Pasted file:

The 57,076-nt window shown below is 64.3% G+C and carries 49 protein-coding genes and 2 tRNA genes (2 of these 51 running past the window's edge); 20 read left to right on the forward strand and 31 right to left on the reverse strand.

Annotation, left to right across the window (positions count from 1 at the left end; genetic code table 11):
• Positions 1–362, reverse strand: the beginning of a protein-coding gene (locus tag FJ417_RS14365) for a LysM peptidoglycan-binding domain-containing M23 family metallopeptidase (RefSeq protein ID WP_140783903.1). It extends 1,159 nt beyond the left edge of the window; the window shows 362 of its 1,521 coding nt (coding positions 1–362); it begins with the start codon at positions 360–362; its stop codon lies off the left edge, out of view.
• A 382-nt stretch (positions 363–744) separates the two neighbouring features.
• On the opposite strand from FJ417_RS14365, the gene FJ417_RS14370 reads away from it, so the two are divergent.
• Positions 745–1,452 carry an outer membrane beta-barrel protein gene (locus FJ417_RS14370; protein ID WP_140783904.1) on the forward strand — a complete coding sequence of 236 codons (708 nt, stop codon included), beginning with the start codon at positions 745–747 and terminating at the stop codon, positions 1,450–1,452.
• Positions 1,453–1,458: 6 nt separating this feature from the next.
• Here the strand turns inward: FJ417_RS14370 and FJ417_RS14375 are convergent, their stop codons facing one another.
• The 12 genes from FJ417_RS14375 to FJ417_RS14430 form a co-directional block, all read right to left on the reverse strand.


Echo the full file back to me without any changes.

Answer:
The 57,076-nt window shown below is 64.3% G+C and carries 49 protein-coding genes and 2 tRNA genes (2 of these 51 running past the window's edge); 20 read left to right on the forward strand and 31 right to left on the reverse strand.

Annotation, left to right across the window (positions count from 1 at the left end; genetic code table 11):
• Positions 1–362, reverse strand: the beginning of a protein-coding gene (locus tag FJ417_RS14365) for a LysM peptidoglycan-binding domain-containing M23 family metallopeptidase (RefSeq protein ID WP_140783903.1). It extends 1,159 nt beyond the left edge of the window; the window shows 362 of its 1,521 coding nt (coding positions 1–362); it begins with the start codon at positions 360–362; its stop codon lies off the left edge, out of view.
• A 382-nt stretch (positions 363–744) separates the two neighbouring features.
• On the opposite strand from FJ417_RS14365, the gene FJ417_RS14370 reads away from it, so the two are divergent.
• Positions 745–1,452 carry an outer membrane beta-barrel protein gene (locus FJ417_RS14370; protein ID WP_140783904.1) on the forward strand — a complete coding sequence of 236 codons (708 nt, stop codon included), beginning with the start codon at positions 745–747 and terminating at the stop codon, positions 1,450–1,452.
• Positions 1,453–1,458: 6 nt separating this feature from the next.
• Here the strand turns inward: FJ417_RS14370 and FJ417_RS14375 are convergent, their stop codons facing one another.
• The 12 genes from FJ417_RS14375 to FJ417_RS14430 form a co-directional block, all read right to left on the reverse strand.